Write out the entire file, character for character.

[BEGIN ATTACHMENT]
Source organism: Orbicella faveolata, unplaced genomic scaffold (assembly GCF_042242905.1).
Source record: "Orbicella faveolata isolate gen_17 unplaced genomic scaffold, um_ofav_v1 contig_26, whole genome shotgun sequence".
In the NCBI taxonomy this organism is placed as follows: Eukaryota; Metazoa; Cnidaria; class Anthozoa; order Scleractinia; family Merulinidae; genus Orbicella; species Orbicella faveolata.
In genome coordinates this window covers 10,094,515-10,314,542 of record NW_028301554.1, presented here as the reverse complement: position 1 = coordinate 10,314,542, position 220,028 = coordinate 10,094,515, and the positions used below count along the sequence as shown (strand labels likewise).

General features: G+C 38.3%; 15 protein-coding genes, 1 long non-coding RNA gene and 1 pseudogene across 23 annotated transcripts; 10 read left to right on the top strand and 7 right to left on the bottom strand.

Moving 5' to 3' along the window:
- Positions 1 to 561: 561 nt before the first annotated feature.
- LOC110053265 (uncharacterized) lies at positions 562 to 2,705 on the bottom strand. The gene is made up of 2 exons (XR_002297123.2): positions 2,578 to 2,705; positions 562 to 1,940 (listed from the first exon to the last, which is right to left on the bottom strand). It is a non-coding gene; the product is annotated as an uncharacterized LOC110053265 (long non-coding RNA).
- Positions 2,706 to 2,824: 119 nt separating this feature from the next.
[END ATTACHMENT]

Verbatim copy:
Source organism: Orbicella faveolata, unplaced genomic scaffold (assembly GCF_042242905.1).
Source record: "Orbicella faveolata isolate gen_17 unplaced genomic scaffold, um_ofav_v1 contig_26, whole genome shotgun sequence".
In the NCBI taxonomy this organism is placed as follows: Eukaryota; Metazoa; Cnidaria; class Anthozoa; order Scleractinia; family Merulinidae; genus Orbicella; species Orbicella faveolata.
In genome coordinates this window covers 10,094,515-10,314,542 of record NW_028301554.1, presented here as the reverse complement: position 1 = coordinate 10,314,542, position 220,028 = coordinate 10,094,515, and the positions used below count along the sequence as shown (strand labels likewise).

General features: G+C 38.3%; 15 protein-coding genes, 1 long non-coding RNA gene and 1 pseudogene across 23 annotated transcripts; 10 read left to right on the top strand and 7 right to left on the bottom strand.

Moving 5' to 3' along the window:
- Positions 1 to 561: 561 nt before the first annotated feature.
- LOC110053265 (uncharacterized) lies at positions 562 to 2,705 on the bottom strand. The gene is made up of 2 exons (XR_002297123.2): positions 2,578 to 2,705; positions 562 to 1,940 (listed from the first exon to the last, which is right to left on the bottom strand). It is a non-coding gene; the product is annotated as an uncharacterized LOC110053265 (long non-coding RNA).
- Positions 2,706 to 2,824: 119 nt separating this feature from the next.